The Ecological Renovation of an Old Garage

Maison Melba is a unique architectural project that involves the renovation of a rural building nestled in the heart of the meadows and orchards of the Village of Frelighsburg in southern Quebec. The former 1970s automobile garage has been transformed into a living space that is open to the community and the development of collaborative projects.

Maison Melba now houses a residence, a work studio, a workshop, and a culinary production and meeting space. Outside, the small plot of land also includes a greenhouse and a garden dedicated to small-scale vegetable production, with the majority of food production to be consumed or processed on-site.

The project’s design is based on the passive-house expertise of the architects, resulting in a project where beauty is in harmony with performance.

Beneath a high skylight, there is a local stone floor. There are also Douglas Fir floors, lime-coated walls, massive hemlock structural beams, and the large wood framed windows. The steel roof will protect the natural-colored building for a long time, while the wood planks will gradually shift from brown to gray over time.

To begin the renovation, the building’s envelope that had reached its end of life was carefully dismantled to preserve only the original wood frame. A new double-stud wall structure was then built within the existing skeleton to allow for increased insulation thickness, while reducing thermal bridges. These new thick walls were filled with cellulose fiber, a natural insulation material made from recycled paper. On the exterior, the intermediate cladding is composed of insulating sheathing panels made from recycled wood fiber. Triple-glazed windows complete the envelope and promote passive-solar principles.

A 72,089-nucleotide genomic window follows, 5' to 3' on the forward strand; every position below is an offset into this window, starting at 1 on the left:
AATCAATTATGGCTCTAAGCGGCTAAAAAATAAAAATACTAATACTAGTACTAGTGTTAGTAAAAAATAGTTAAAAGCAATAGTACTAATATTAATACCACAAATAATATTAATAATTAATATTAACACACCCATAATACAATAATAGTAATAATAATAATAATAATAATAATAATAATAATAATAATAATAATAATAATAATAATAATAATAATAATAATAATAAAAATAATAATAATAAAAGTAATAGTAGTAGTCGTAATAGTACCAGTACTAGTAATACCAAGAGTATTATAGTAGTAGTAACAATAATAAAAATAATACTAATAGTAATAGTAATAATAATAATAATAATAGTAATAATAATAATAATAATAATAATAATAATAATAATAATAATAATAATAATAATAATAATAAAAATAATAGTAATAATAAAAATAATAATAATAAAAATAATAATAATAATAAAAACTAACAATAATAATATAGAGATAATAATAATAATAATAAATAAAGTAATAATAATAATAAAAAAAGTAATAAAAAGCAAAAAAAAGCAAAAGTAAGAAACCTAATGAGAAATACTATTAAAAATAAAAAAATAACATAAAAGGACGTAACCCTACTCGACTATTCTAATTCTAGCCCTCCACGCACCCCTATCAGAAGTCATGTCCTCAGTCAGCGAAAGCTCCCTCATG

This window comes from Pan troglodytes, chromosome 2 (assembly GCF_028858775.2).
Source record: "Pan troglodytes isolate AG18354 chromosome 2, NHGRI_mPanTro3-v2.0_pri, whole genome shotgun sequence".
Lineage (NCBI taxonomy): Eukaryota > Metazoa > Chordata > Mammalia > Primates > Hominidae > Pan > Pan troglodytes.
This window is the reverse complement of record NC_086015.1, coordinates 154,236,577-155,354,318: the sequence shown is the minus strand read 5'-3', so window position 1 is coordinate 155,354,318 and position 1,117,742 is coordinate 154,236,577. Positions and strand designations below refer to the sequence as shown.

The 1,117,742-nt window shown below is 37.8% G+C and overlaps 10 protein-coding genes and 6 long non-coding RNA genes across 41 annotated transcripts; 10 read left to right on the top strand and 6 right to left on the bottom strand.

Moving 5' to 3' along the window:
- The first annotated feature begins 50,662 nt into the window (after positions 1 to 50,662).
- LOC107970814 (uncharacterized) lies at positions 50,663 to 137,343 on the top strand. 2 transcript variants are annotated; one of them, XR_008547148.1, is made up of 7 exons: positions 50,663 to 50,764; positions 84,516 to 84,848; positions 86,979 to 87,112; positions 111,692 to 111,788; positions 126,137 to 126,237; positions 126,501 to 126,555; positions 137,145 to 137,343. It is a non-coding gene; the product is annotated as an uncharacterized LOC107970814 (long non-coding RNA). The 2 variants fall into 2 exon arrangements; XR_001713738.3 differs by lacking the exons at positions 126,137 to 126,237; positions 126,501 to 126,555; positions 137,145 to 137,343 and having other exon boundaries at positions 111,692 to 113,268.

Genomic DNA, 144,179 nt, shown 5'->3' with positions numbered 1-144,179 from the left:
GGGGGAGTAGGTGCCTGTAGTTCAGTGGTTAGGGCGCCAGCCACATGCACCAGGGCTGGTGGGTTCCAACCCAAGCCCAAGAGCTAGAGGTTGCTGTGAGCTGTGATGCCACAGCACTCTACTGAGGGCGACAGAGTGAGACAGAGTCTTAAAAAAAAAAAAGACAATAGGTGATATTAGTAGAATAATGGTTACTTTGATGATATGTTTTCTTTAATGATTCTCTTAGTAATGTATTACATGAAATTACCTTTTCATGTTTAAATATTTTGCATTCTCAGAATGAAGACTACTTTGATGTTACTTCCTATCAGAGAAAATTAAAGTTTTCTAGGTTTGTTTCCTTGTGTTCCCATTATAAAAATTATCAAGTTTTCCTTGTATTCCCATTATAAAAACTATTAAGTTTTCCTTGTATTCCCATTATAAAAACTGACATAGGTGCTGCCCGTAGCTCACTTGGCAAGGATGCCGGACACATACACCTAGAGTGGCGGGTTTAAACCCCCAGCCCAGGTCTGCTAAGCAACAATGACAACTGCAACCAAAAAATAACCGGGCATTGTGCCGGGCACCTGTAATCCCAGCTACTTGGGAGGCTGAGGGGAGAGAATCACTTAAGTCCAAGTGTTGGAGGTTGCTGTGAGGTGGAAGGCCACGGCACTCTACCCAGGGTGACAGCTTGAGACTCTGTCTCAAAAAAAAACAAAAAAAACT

The landscape design was carried out to produce edible and regenerative landscaping inspired by permaculture principles.

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1 thought on “The Ecological Renovation of an Old Garage”

  1. The converted barn\garage format reminds me of church conversions and of “barndominiums”. The term “barndominium” (or “barndo” for short) in case you don’t know, can mean several things, but it usually refers to a building made of metal that combines a dwelling unit (or two) with some sort of large open space to the side. The non residential portion of a barndominium can be a garage, hangar, workshop, the ultimate recreational facility, etc. The buildings can be quite big, (think 9000, 10,000, 28,000, even a hundred thousand square feet! Heck, I’d be surprised if there isn’t at least one barndo that is as big as, if not bigger than some of the largest palaces of Europe!), which grant you doesn’t exactly scream “eco friendly”, but they certainly can be greener than other buildings of similar size.


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